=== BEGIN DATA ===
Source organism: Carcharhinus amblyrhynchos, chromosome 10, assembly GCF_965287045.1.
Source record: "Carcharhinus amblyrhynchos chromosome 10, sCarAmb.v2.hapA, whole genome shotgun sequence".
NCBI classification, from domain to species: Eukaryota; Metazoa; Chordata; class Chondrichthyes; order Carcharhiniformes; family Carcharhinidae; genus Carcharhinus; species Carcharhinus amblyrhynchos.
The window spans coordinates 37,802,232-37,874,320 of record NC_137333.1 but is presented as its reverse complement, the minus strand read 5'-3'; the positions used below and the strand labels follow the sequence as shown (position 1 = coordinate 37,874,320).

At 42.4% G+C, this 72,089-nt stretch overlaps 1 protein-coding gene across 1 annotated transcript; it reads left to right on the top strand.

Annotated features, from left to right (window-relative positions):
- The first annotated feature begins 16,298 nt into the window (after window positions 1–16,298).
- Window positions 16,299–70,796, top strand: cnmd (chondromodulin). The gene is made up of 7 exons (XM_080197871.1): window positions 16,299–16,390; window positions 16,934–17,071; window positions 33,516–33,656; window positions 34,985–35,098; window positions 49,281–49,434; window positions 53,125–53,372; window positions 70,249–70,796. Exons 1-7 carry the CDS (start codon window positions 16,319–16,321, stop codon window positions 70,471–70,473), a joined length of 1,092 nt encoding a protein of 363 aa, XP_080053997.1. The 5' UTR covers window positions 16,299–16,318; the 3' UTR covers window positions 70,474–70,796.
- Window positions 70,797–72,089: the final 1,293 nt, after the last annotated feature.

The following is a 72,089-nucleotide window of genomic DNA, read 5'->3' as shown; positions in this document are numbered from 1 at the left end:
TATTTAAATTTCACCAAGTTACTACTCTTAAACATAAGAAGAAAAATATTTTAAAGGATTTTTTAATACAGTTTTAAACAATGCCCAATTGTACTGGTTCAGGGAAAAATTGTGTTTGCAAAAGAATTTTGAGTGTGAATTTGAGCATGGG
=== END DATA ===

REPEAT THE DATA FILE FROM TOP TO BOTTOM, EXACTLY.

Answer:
Source organism: Carcharhinus amblyrhynchos, chromosome 10, assembly GCF_965287045.1.
Source record: "Carcharhinus amblyrhynchos chromosome 10, sCarAmb.v2.hapA, whole genome shotgun sequence".
NCBI classification, from domain to species: Eukaryota; Metazoa; Chordata; class Chondrichthyes; order Carcharhiniformes; family Carcharhinidae; genus Carcharhinus; species Carcharhinus amblyrhynchos.
The window spans coordinates 37,802,232-37,874,320 of record NC_137333.1 but is presented as its reverse complement, the minus strand read 5'-3'; the positions used below and the strand labels follow the sequence as shown (position 1 = coordinate 37,874,320).

At 42.4% G+C, this 72,089-nt stretch overlaps 1 protein-coding gene across 1 annotated transcript; it reads left to right on the top strand.

Annotated features, from left to right (window-relative positions):
- The first annotated feature begins 16,298 nt into the window (after window positions 1–16,298).
- Window positions 16,299–70,796, top strand: cnmd (chondromodulin). The gene is made up of 7 exons (XM_080197871.1): window positions 16,299–16,390; window positions 16,934–17,071; window positions 33,516–33,656; window positions 34,985–35,098; window positions 49,281–49,434; window positions 53,125–53,372; window positions 70,249–70,796. Exons 1-7 carry the CDS (start codon window positions 16,319–16,321, stop codon window positions 70,471–70,473), a joined length of 1,092 nt encoding a protein of 363 aa, XP_080053997.1. The 5' UTR covers window positions 16,299–16,318; the 3' UTR covers window positions 70,474–70,796.
- Window positions 70,797–72,089: the final 1,293 nt, after the last annotated feature.

The following is a 72,089-nucleotide window of genomic DNA, read 5'->3' as shown; positions in this document are numbered from 1 at the left end:
TATTTAAATTTCACCAAGTTACTACTCTTAAACATAAGAAGAAAAATATTTTAAAGGATTTTTTAATACAGTTTTAAACAATGCCCAATTGTACTGGTTCAGGGAAAAATTGTGTTTGCAAAAGAATTTTGAGTGTGAATTTGAGCATGGG